Imagine living in a city where you can ride or walk to essential services, where the air is cleaner and travel costs are cut in half.
That’s the vision of scientists who have developed a framework for urban planners they say could dramatically reduce the average travel distance to key facilities such as hospitals, schools, parks and supermarkets.
“The era of the omnipresent car for mobility has seriously degraded the quality of life through costly travel and very visible effects on urban wellbeing,” says Yanyan Xu from the Massachusetts Institute of Technology, US, lead author of a paper in the journal Science Advances.
“A new urban planning scheme must be at the heart of our roadmap for years to come. The one where, in less than 15 minutes, an inhabitant can access their basic living needs by bike or by foot.”
In exploring existing city layouts, the researchers identified vast inequalities in access to services due to their unequal distribution.
The ramifications go beyond greenhouse gas emissions and extra travel time, they say – easy access to emergency services such as shelters, ambulances or petrol stations is vital after natural disasters.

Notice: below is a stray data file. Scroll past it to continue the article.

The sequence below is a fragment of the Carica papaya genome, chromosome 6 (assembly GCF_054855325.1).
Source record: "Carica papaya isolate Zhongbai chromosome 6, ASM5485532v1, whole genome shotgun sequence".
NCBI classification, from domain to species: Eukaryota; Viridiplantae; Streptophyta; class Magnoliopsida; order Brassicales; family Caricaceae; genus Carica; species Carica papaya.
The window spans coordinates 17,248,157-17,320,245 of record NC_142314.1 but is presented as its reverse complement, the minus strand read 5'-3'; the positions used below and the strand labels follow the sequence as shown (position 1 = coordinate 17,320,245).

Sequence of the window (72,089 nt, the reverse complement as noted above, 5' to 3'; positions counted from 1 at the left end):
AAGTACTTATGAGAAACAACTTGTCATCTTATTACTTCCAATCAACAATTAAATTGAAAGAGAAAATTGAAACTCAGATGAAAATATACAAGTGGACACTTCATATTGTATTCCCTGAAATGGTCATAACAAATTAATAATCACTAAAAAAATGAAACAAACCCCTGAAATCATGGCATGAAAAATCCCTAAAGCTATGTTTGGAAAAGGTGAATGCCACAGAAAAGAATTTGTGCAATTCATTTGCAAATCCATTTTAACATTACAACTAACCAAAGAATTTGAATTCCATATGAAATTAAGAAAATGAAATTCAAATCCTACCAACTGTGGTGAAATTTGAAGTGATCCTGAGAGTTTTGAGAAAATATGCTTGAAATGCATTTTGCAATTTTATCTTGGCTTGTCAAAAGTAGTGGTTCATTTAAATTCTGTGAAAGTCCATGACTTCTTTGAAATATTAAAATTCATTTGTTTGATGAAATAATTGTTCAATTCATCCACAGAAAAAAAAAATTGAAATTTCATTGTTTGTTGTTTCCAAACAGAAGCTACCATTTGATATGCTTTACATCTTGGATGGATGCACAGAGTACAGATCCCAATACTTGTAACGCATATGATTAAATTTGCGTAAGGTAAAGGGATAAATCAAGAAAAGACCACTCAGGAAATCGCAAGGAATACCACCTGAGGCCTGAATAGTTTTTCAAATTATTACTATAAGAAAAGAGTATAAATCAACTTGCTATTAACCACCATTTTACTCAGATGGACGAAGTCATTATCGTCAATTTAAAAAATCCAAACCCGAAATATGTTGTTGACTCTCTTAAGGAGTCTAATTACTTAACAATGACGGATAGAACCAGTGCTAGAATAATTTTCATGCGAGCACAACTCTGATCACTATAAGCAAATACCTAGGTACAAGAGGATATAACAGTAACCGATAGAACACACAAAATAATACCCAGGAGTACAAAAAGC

This also became evident in the distribution of health care system resources during the COVID-19 pandemic, says Xu.
To develop a generally applicable model, the team analysed the distribution of facilities in three US cities – Boston, Los Angeles and New York – and three Middle Eastern cities – Doha, Dubai and Riyadh.
They accessed population data at a one square kilometre resolution from LandScan, road networks from openstreetmap and facility distribution from Foursquare.
Factoring in population density, they divided each city into population blocks and calculated each block’s travel distances to key facilities, which also included banks, pharmacies, bars, soccer fields, concert halls and fire stations, using existing road networks.
Then they modelled the optimal number of facilities and how cities could redistribute them for better accessibility by all.
The results and models can easily be implemented in all cities, says Xu, as the data they used are publicly accessible. Implementation could, however, be limited by the built environment and investment.
In their paper, the researchers argue that “the planning of the distribution of different urban facilities deserves attention to a paradigm shift toward walkable cities”, acknowledging that future work could explore the dynamic nature of different people’s needs and movements.
Originally published by Cosmos as Making cities more liveable
Natalie Parletta is a freelance science writer based in Adelaide and an adjunct senior research fellow with the University of South Australia.
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